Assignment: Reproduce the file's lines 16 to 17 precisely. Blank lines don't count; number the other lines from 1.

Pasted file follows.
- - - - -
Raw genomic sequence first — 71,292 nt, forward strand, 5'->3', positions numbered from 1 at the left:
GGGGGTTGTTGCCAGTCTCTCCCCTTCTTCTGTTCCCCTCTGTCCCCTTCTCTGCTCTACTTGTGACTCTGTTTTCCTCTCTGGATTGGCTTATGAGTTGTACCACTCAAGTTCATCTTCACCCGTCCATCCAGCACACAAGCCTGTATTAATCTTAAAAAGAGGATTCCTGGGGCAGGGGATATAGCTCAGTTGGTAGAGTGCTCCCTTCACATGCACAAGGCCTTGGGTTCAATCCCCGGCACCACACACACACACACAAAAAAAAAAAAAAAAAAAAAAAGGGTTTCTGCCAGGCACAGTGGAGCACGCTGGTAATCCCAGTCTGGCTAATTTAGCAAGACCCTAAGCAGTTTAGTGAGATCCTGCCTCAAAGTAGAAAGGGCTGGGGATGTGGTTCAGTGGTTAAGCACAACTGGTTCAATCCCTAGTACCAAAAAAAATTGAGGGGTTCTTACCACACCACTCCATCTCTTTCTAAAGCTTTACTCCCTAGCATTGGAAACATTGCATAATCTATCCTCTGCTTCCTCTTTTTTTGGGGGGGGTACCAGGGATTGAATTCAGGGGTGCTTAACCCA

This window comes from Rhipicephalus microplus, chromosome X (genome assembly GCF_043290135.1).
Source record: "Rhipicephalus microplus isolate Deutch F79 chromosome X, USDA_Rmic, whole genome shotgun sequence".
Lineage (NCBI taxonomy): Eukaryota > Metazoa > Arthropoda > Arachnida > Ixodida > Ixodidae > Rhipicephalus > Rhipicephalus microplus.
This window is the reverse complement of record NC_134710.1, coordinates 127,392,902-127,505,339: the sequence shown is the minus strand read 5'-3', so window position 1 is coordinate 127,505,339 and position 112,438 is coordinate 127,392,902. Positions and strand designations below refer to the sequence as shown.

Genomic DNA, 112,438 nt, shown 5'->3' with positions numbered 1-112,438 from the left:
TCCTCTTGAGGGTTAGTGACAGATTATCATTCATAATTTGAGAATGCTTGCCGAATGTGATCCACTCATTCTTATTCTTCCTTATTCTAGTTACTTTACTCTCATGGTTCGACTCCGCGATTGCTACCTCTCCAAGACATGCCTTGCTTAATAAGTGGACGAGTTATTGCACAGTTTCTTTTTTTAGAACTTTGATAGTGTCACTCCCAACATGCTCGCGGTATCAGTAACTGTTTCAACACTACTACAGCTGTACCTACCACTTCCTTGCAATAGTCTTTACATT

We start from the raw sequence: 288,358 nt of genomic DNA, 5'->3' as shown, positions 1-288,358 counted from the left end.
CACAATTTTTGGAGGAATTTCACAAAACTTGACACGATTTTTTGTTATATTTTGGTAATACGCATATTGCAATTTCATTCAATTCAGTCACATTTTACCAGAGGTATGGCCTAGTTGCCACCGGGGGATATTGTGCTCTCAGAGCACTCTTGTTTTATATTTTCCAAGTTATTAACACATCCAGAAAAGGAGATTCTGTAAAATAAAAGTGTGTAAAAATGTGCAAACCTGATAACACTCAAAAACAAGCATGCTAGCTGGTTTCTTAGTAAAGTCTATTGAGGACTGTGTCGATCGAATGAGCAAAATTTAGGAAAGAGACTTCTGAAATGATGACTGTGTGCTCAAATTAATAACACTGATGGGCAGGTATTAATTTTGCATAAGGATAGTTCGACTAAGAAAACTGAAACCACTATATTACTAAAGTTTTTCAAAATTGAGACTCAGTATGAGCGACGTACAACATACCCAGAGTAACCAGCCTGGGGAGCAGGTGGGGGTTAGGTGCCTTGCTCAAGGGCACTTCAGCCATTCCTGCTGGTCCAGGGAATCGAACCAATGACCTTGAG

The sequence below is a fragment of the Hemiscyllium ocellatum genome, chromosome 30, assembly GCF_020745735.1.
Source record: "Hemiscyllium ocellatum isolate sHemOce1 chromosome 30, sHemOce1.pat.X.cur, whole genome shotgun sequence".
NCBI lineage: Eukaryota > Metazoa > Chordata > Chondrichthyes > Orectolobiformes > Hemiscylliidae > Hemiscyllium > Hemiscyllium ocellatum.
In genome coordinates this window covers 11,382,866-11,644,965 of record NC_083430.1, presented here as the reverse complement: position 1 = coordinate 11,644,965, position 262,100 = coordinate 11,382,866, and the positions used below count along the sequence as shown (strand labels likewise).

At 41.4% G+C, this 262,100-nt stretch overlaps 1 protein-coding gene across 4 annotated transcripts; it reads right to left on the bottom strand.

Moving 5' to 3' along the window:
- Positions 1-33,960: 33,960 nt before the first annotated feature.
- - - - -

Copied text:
Moving 5' to 3' along the window:
- Positions 1-33,960: 33,960 nt before the first annotated feature.